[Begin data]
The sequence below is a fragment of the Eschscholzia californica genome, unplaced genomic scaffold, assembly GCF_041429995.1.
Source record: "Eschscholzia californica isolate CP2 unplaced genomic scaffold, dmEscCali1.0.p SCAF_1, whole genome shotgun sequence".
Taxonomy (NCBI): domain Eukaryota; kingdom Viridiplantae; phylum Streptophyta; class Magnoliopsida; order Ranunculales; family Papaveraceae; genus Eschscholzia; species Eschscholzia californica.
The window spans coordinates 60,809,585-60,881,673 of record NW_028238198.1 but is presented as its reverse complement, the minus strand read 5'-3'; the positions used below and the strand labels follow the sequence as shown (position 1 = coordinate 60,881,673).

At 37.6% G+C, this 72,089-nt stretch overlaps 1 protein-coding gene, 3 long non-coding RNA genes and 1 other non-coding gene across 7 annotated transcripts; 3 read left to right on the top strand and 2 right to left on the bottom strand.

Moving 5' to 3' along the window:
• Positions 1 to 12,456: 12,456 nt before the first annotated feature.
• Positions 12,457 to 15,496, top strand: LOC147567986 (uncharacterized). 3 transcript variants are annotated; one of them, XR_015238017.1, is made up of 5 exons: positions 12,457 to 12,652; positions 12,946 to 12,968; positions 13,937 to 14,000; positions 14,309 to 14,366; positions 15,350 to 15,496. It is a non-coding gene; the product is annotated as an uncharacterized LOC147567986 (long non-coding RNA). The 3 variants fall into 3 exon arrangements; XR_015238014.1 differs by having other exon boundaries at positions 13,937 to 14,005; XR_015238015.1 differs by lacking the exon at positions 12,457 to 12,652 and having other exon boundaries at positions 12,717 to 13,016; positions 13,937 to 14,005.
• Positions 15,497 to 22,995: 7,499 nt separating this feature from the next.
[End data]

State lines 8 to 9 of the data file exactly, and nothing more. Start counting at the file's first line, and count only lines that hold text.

• Positions 12,457 to 15,496, top strand: LOC147567986 (uncharacterized). 3 transcript variants are annotated; one of them, XR_015238017.1, is made up of 5 exons: positions 12,457 to 12,652; positions 12,946 to 12,968; positions 13,937 to 14,000; positions 14,309 to 14,366; positions 15,350 to 15,496. It is a non-coding gene; the product is annotated as an uncharacterized LOC147567986 (long non-coding RNA). The 3 variants fall into 3 exon arrangements; XR_015238014.1 differs by having other exon boundaries at positions 13,937 to 14,005; XR_015238015.1 differs by lacking the exon at positions 12,457 to 12,652 and having other exon boundaries at positions 12,717 to 13,016; positions 13,937 to 14,005.
• Positions 15,497 to 22,995: 7,499 nt separating this feature from the next.